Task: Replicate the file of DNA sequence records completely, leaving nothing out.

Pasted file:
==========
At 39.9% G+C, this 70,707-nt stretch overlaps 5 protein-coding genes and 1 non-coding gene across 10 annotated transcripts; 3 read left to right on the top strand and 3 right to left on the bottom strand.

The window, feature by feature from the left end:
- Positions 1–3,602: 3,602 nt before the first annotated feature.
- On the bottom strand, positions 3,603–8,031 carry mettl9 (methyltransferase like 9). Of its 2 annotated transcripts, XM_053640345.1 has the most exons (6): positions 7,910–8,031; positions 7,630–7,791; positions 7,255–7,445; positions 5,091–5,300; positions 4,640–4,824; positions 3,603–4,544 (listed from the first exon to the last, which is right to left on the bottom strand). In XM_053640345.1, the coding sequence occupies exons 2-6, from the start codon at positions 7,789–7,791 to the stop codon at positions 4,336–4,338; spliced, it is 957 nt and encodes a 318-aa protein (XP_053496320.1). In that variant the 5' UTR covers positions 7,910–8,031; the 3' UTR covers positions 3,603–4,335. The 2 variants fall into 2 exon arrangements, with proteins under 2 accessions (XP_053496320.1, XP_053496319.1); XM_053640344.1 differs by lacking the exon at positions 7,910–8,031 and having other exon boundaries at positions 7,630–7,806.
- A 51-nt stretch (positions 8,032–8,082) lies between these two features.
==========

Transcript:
At 39.9% G+C, this 70,707-nt stretch overlaps 5 protein-coding genes and 1 non-coding gene across 10 annotated transcripts; 3 read left to right on the top strand and 3 right to left on the bottom strand.

The window, feature by feature from the left end:
- Positions 1–3,602: 3,602 nt before the first annotated feature.
- On the bottom strand, positions 3,603–8,031 carry mettl9 (methyltransferase like 9). Of its 2 annotated transcripts, XM_053640345.1 has the most exons (6): positions 7,910–8,031; positions 7,630–7,791; positions 7,255–7,445; positions 5,091–5,300; positions 4,640–4,824; positions 3,603–4,544 (listed from the first exon to the last, which is right to left on the bottom strand). In XM_053640345.1, the coding sequence occupies exons 2-6, from the start codon at positions 7,789–7,791 to the stop codon at positions 4,336–4,338; spliced, it is 957 nt and encodes a 318-aa protein (XP_053496320.1). In that variant the 5' UTR covers positions 7,910–8,031; the 3' UTR covers positions 3,603–4,335. The 2 variants fall into 2 exon arrangements, with proteins under 2 accessions (XP_053496320.1, XP_053496319.1); XM_053640344.1 differs by lacking the exon at positions 7,910–8,031 and having other exon boundaries at positions 7,630–7,806.
- A 51-nt stretch (positions 8,032–8,082) lies between these two features.